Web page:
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The Problem Solvers Final. CD19 - What does a culturally educated, design-literate 19 year old look like? I’ve always been a fan of a mixed metaphor.

CD19 - What does a culturally educated, design-literate 19 year old look like?

Puns have never done it for me, but the welding of two clichés to create an entirely new meaning, whether by accident or by design, has always tickled my juices. They are the perfect English alternative to those long multi-purpose German words. Whether you are clutching at hairs, a wolf in cheap clothing, or sticking out like a sore throat, bring them on. My all-time favourite, from a friend who was spending his twenties in various bits of bother, was when he told me one hungover Sunday morning that he had been ‘burning his bridges at both ends’. Nicky Morgan’s strange speech to the Creative Industries Federation last week feels like a case of wanting to have your cake and cut it. Morgan pinned her rationale for cultural education to its contribution to pupils’ understanding of Britishness.

Morgan’s justification for a quasi-compulsory Ebacc is no justification at all: How else should the arts community respond? Engage with our research. ‘Philosophy for children’ isn’t real philosophy. Surely the worst, most instrumental reason for doing philosophy is that it might improve your skills in other areas, like maths and reading, while also boosting ‘cognitive abilities’ and pupils’ self-esteem.

‘Philosophy for children’ isn’t real philosophy

And yet it is for precisely these reasons that philosophy for children — or P4C, as it’s known — was celebrated in a recent evaluation by the UK Education Endowment Foundation (EEF). P4C is a popular method of exploring concepts such as fairness or bullying in small group discussions. By claiming that P4C might help all primary-school pupils — especially those on free school meals — to do better in other disciplines, the EEF report does a serious disservice to philosophy. Its argument that P4C is also a cheap option, costing just £16 per pupil per year, literally cheapens philosophy.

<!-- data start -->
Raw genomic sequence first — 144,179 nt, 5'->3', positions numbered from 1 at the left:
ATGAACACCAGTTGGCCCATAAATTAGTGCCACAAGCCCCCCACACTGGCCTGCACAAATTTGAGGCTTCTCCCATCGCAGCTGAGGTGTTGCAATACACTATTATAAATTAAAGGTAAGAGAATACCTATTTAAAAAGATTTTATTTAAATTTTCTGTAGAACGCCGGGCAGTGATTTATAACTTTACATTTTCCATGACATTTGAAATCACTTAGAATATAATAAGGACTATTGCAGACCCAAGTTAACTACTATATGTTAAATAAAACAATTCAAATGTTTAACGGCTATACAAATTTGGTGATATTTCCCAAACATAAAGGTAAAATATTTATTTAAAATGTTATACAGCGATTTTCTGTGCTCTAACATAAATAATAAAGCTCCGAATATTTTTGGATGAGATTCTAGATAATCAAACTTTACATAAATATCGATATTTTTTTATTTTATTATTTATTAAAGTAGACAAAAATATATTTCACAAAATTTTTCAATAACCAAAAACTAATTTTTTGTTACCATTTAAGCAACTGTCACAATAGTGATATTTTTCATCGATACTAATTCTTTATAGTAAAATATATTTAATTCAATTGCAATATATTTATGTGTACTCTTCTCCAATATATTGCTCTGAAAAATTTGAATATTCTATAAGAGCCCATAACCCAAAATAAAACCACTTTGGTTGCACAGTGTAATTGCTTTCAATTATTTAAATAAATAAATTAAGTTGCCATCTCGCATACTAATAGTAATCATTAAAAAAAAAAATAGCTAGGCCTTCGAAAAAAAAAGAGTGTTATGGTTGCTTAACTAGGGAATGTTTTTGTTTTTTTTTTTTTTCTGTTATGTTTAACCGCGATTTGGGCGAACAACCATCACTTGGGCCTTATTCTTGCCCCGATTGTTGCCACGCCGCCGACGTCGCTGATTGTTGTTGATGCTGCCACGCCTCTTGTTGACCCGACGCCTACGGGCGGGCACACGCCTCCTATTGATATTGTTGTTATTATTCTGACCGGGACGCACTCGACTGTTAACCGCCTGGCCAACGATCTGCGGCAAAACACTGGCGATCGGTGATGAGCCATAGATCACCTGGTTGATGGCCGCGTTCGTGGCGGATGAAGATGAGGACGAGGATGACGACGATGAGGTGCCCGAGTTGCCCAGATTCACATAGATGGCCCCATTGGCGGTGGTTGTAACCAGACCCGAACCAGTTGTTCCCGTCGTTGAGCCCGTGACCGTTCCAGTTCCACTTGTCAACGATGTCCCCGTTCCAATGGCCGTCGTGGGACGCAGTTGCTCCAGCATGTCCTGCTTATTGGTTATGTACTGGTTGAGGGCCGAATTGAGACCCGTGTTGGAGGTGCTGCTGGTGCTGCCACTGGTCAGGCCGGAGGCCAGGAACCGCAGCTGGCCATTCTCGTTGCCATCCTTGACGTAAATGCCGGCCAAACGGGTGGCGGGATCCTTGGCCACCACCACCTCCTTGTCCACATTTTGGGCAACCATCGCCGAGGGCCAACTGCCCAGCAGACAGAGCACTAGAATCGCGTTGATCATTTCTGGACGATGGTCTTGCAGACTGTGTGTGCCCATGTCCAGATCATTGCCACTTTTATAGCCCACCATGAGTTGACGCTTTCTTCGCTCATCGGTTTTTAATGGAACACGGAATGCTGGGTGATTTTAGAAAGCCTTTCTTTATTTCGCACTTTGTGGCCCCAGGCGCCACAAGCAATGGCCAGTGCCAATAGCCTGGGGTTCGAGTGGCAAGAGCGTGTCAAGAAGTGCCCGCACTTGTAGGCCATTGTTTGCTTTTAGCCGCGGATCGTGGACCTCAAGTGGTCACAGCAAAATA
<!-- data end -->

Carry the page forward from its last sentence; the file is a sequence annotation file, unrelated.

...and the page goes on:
Philosophy is a subject in its own right, and should be taught for no other reason than that. If you teach philosophy to children, properly, they will respond. 21st Century Assessment. Assessing 21st Century Skills. Assessing 21st Century Skills. Recently, one of the teachers who is participating in our district’s 21st Century Learning grant project came to talk with me about assessing 21 century skills – one of the expectations for teachers in this project.

Assessing 21st Century Skills

Her observation was that students frequently practice the skills when engaged in research or project based learning. The thing she was struggling, with, though, was how to “grade it.” Assessing skills like collaboration, information literacy, creativity, self-direction, and critical thinking seems like a difficult task–when you think of assessment as “grading.” To understand what is meant by assessment of 21st century skills we need to examine the term “assessment.” So to effectively assess skills and habits of mind –we must design a performance task for the students. One of the most difficult tasks of designing an effective formative assessment tool for 21st century skills is deciding what criteria should be included. Assessment & Teaching of 21st-Century Skills.

Re-mediating assessment: Can We Really Measure "21st Century" Skills? The members of the 21st Century Assessment Project were asked a while ago to respond to four pressing questions regarding assessment of “21st Century Skills.”

re-mediating assessment: Can We Really Measure "21st Century" Skills?

These questions had come via program officers at leading foundations, including Connie Yowell at MacArthur’s Digital Media and Learning Initiative, which funds our Project. I am going to launch my efforts to blog more during my much-needed sabbatical by answering the first question, with some help from my doctoral student Jenna McWilliams. As Dan Koretz nicely illustrated in the introduction to his 2008 book, , the answers to questions about educational testing are never simple. We embrace strongly situative and participatory view of knowing and learning, which is complicated to explain to those who do not embrace it.

But I have training in psychometrics (and completed a postdoc at ETS) and have spent most of my career refining a more pragmatic stance that treats educational accountability as inevitable. That is it for now. </i>*} Storage/documents/p21-stateimp_assessment.pdf.